The White House is expected to announce in coming weeks the amount of biofuels like corn-based ethanol that U.S. refiners must blend into their fuel this year, a decision that will force it to weigh taming consumer inflation against supporting the nation’s farmers.
How the administration balances the competing priorities could play a role in November’s midterm elections, as high consumer prices pose a political threat to President Joe Biden’s Democratic party and Farm Belt voters remain a crucial constituency.
The White House National Economic Council, led by Brian Deese, is pouring over numbers to gauge whether lowering blending mandates for ethanol and renewable diesel will help blunt rising food and fuel prices, according to two sources familiar with the process.
Cutting mandates for ethanol and advanced biofuels like biodiesel could theoretically cut food costs by reducing demand for corn, soy and other staple crops that have become more scarce since Russia’s invasion of Ukraine. Trimming the mandates could also potentially take pressure off pump prices by reducing blending compliance costs for some oil refiners.
But doing so would anger farmers and the biofuels industry that insist the annual blending mandates are critical to supporting their livelihoods.
White House officials are meeting with lobbying groups representing oil and consumer goods giants, including the Food Manufacturing Coalition, American Bakers Association, American Petroleum Institute and Renewable Fuels Association, as they weigh the possible changes.
“I have never in the history of the program seen such a confluence of issues potentially impacting the outcome. If there was a perfect storm, this is it,” said Michael McAdams, president of the Advanced Biofuels Association.
The Environmental Protection Agency sent its proposal on biofuel volume mandates for the years 2020 through 2022 to the White House for final review in late April. The proposal would retroactively lower the mandate for 2020 and 2021 but to boost it back up again for 2022, three sources told Reuters. The EPA declined to comment.
ETHANOL AND HIGH GAS PRICES
The U.S. Renewable Fuel Standard, enacted in 2005, requires refiners to blend biofuels like ethanol into the fuel pool or buy credits from refiners who do. The program has been an economic boon for states like Iowa and Nebraska, but smaller refiners who have not invested in blending facilities say the cost of buying credits threatens their plants.
U.S. credits tied to ethanol are trading at over $1.60 each, the highest since August, while biomass-based credits are over $1.80 each, near the highest since June. The ethanol credits, which traded as low as 8 cents apiece in early 2020, have remained at historically higher levels since last year.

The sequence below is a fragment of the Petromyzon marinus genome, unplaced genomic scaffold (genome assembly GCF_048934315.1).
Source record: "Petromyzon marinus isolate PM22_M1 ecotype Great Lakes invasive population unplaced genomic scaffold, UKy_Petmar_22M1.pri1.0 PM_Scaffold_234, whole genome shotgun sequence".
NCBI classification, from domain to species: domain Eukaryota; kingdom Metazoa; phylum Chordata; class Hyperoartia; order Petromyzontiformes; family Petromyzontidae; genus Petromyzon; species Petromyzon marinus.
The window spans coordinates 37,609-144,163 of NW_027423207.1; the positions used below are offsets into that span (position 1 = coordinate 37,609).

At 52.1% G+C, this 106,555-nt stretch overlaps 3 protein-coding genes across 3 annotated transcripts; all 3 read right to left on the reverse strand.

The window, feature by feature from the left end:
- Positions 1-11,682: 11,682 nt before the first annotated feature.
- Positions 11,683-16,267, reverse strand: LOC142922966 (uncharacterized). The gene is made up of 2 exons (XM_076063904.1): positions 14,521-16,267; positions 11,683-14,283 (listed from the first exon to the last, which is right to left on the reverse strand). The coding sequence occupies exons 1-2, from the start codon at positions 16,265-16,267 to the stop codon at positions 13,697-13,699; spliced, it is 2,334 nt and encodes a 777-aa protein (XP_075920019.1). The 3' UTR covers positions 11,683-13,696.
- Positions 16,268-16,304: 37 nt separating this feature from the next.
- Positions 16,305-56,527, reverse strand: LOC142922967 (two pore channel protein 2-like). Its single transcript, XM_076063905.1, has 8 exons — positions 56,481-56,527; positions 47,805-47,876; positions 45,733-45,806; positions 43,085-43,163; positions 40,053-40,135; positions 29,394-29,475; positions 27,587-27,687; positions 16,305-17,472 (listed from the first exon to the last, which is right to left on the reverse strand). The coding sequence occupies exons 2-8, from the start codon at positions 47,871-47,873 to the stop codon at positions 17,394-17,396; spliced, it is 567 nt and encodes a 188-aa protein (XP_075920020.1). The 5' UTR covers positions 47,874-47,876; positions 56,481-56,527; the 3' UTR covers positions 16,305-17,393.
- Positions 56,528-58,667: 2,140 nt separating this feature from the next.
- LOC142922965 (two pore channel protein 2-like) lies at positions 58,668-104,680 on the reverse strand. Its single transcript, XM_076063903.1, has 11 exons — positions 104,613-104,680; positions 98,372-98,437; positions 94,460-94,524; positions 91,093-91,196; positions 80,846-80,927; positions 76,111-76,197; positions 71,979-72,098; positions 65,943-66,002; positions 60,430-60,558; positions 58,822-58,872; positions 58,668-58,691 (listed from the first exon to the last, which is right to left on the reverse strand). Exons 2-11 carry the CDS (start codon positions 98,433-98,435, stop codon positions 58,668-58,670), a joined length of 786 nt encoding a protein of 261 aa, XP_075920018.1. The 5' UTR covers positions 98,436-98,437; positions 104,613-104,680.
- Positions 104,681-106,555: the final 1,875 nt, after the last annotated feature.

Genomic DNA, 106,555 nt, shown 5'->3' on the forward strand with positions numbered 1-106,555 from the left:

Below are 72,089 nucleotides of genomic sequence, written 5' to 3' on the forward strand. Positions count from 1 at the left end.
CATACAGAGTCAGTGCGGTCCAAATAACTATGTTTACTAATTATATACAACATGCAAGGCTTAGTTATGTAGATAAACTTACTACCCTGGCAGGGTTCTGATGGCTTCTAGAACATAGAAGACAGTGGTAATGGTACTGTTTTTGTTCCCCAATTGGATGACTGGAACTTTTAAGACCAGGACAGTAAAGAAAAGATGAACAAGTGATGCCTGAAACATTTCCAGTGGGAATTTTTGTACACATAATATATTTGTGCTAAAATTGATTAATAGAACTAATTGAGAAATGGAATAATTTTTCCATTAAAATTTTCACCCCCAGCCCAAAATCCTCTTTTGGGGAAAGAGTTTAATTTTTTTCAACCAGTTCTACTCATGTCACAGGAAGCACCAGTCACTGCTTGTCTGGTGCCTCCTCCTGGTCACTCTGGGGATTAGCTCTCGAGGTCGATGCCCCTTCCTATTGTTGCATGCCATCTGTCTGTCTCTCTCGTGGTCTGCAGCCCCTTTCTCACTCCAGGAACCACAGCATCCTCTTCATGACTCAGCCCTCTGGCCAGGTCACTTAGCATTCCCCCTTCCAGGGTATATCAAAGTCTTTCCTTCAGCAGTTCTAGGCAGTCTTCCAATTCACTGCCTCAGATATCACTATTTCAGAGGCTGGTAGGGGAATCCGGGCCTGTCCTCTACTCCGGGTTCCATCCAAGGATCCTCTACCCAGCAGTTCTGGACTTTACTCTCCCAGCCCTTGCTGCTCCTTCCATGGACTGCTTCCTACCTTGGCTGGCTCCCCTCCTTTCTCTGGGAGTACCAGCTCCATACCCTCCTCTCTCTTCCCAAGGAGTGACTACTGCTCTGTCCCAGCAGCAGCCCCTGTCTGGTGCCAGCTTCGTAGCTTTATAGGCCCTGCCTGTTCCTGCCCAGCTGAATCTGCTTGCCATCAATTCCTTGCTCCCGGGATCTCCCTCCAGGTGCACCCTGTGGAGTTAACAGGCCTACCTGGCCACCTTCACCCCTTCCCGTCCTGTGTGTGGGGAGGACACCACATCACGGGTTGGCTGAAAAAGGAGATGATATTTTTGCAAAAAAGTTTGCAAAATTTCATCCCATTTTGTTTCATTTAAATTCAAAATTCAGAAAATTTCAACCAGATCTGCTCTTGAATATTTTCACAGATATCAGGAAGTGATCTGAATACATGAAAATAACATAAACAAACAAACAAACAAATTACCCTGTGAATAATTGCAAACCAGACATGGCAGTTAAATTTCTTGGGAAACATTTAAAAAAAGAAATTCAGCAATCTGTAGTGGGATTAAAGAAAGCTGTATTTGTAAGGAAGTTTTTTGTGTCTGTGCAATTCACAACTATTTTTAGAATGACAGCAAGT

Economists say some portion of the cost of the credits is passed on to consumers, resulting in higher pump prices. Some refiners and their union backers are encouraging the White House to lower the ethanol mandate below 15 billion gallons in 2022 to drive the credit costs down.
Without the cost of compliance credits, however, adding ethanol to the nation’s fuel pool can actually reduce pump prices, by expanding the overall volume of available fuel using a substance cheaper than straight gasoline.
The White House earlier this year tapped into that dynamic by announcing it was lifting a ban on summer sales of higher ethanol blends of gasoline, called E15.
FOOD VS FUEL
Corn-based ethanol accounts for the overwhelming majority of blending under the RFS. In 2022, the EPA proposal would require refiners to blend 15 billion gallons of ethanol and 5.77 billion gallons of advanced biofuels.
In recent years, while ethanol demand has remained stagnant, demand for advanced biofuels like renewable diesel and sustainable aviation fuel has surged as states like California and Oregon adopt their own renewable fuel mandates. That has swollen demand for oilseeds like soybeans and canola that serve as biofuel feedstocks and compete with other food crops for finite planting area.
The edible oils are used in everything from cakes, chocolate and frying fats to cosmetics, soap and cleaning products.
Robb MacKie, president of the American Bakers Association, which includes companies like Kroger Co and Tasty Baking Company, first raised concerns about supply and prices for these products with the EPA last year, asking that blending levels be rolled back to 2020 levels.
Then Russia’s invasion of Ukraine in February made the problem worse.
Russia and Ukraine account for nearly a third of global wheat and barley production, and two-thirds of the world’s exports of sunflower oil used for cooking. Also, Indonesia recently banned exports of palm oil, cutting off more than half of the global supply.
Soybean futures have risen over 20% so far this year to more than $16 per bushel, while corn futures have gained about 30% to over $7.90 a bushel.
“In light of what we are experiencing, the alarm bells are ringing,” MacKie said.
(Reporting By Jarrett Renshaw and Stephanie Kelly; Editing by Heather Timmons, Richard Valdmanis and Marguerita Choy)